In this article, presented to a Jesuit audience at the Jesuit Educational Association in 1957, Ong expands his discussion of the responsibility Catholics have to stand at the forefront of their disciplines and infuse those disciplines with Catholic values.  While this article can be loosely connected to a number of earlier articles by Ong, such as "American Catholicism and America," "An Apostolate of the Business World," "Renaissance Ideas and the Catholic Mind," "The Intellectual Frontier," and others, it is most closely connected to "The Catholic Church's Interest in Knowledge and Research," which was written (as this article is) for a very specific audience.

In both articles, Ong argues that Catholics have a responsibility to engage whatever intellectual activity exists in their particular fields and contribute to that activity.  In this article, he supports this assertion by citing three reasons for doing so:  1) because the work of Jesuits in the United States is distinctly different from the work of Jesuits during other historical periods and during contemporary times outside the U.S. (specifically, Jesuits in the U.S. work with college-level students while Jesuits from other historical periods and contemporary times outside of the U.S. did not/do not work with such mature students); 2) the overall involvement of American Jesuits in the educational system is much higher than that of past Jesuits and contemporary non-American Jesuits; and 3) the contemporary world is much more aware of "a growing knowledge," which moves through a progression rather than simply standing still or operating in a cyclical fashion.

Ong's discussion of this third point, which he sees as the most important of the three he makes, might be connected to his article "Renaissance Ideas and the Catholic Mind," in which he clearly states that he believes in an evolutionary, progressive view of history (rather than a cyclical one), which is supported by an emphasis on the Second Coming in Christian theology.

In this article, when Ong discusses specifically how members of the Jesuit Educational Association can contribute to their particular fields, he spends time on each of four disciplines (theology, philosophy, literature, and the social sciences), which he believes are in particular need of new ideas.  In theology, for example, Ong believes that the need for new ideas is especially acute, for students are asking questions that current theological thought cannot answer, and some of the students asking those questions (particularly women) are cut off entirely from theological courses that might provide some answers.  In philosophy, Ong asserts, the need for an infusion of new ideas is also needed, particularly on the subject of cosmology.  Likewise, in literary studies, there is the tendency to ignore connections between the past and present; Ong believes that literature of the past cannot be taught without awareness of contemporary literature, and vice versa.  Finally, in the social sciences, the need for new research is obvious, given the "disasters" that have resulted from a lack of scholarship in the past.  Ong cites the Catholic Church's lack of involvement in the social sciences during the nineteenth century, when the work of Robert Owen, J.S. Mill, and others led to the rise of socialism in the twentieth century.  Had the Catholic Church been more involved in this intellectual front, its members might have had more influence on people migrating to the cities to work in factories.  Instead, the Church missed out on the opportunity to develop a stronger relationship with the working class.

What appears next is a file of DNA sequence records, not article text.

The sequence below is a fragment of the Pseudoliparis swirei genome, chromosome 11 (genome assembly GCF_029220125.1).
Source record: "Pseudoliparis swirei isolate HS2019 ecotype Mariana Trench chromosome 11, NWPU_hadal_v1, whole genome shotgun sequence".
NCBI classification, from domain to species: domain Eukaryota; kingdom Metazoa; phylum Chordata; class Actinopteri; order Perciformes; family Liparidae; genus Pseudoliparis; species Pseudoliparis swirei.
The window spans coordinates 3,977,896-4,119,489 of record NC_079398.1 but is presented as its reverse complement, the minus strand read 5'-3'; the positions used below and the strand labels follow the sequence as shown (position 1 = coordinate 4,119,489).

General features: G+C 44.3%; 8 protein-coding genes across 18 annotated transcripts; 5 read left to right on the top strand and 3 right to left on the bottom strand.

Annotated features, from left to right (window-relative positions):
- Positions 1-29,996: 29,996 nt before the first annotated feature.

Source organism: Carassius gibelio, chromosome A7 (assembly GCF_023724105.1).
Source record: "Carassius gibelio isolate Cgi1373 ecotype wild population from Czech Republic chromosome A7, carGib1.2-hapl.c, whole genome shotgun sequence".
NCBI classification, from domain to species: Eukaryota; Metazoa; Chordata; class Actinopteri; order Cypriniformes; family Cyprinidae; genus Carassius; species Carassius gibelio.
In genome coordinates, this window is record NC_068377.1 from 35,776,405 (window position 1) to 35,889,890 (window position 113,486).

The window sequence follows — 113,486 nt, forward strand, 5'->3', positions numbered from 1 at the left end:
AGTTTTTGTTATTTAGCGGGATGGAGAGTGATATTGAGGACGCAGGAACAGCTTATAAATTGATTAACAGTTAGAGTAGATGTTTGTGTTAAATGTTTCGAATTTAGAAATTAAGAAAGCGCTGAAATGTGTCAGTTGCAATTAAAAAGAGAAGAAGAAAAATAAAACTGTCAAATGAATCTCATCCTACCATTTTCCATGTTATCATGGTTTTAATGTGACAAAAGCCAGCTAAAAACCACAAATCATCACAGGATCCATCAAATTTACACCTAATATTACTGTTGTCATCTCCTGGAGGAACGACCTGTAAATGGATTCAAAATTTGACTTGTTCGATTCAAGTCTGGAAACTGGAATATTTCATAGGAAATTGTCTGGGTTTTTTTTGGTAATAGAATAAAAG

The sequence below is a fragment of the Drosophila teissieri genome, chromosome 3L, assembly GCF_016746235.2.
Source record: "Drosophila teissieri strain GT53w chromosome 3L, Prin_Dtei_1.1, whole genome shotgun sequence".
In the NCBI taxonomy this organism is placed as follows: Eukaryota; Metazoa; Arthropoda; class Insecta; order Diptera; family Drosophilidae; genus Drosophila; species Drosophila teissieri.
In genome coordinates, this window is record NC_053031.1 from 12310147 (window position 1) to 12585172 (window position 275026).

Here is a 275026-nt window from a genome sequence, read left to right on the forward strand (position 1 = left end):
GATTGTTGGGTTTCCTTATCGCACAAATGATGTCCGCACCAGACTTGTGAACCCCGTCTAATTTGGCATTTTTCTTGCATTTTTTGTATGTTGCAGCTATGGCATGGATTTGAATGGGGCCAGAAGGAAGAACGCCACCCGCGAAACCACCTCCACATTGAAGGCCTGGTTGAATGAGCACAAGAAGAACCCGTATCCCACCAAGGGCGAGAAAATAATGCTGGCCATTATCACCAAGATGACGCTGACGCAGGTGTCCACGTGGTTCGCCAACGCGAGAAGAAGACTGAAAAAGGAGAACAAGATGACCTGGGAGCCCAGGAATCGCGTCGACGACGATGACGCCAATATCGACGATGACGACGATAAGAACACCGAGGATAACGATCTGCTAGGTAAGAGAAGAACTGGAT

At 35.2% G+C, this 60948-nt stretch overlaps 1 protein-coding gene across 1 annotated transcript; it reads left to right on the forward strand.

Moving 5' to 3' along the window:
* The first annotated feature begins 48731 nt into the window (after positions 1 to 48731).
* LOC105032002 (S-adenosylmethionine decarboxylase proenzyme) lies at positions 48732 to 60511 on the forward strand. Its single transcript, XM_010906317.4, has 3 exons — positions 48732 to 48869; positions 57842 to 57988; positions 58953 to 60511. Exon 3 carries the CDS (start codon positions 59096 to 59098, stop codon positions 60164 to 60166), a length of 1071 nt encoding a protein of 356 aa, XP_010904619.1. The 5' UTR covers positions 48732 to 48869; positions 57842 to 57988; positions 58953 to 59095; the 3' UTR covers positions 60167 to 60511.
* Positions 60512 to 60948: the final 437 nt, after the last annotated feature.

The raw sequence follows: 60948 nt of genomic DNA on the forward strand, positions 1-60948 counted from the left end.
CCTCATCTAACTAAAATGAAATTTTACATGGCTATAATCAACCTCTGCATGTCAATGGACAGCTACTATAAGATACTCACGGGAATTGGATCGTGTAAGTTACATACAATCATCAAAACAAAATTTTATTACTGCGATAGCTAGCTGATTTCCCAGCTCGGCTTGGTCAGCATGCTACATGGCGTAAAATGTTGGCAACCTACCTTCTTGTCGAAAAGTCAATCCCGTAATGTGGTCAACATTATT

Like Ong's argument in "The Catholic Church's Interest in Knowledge and Research," this article concludes with Ong's recognition that administrative issue often prevent people from engaging in as much research as they would like; nevertheless, he asserts, research and publication is an important part of the knowledge gaining and sharing process, and Jesuits must do everything they can to participate in this process.

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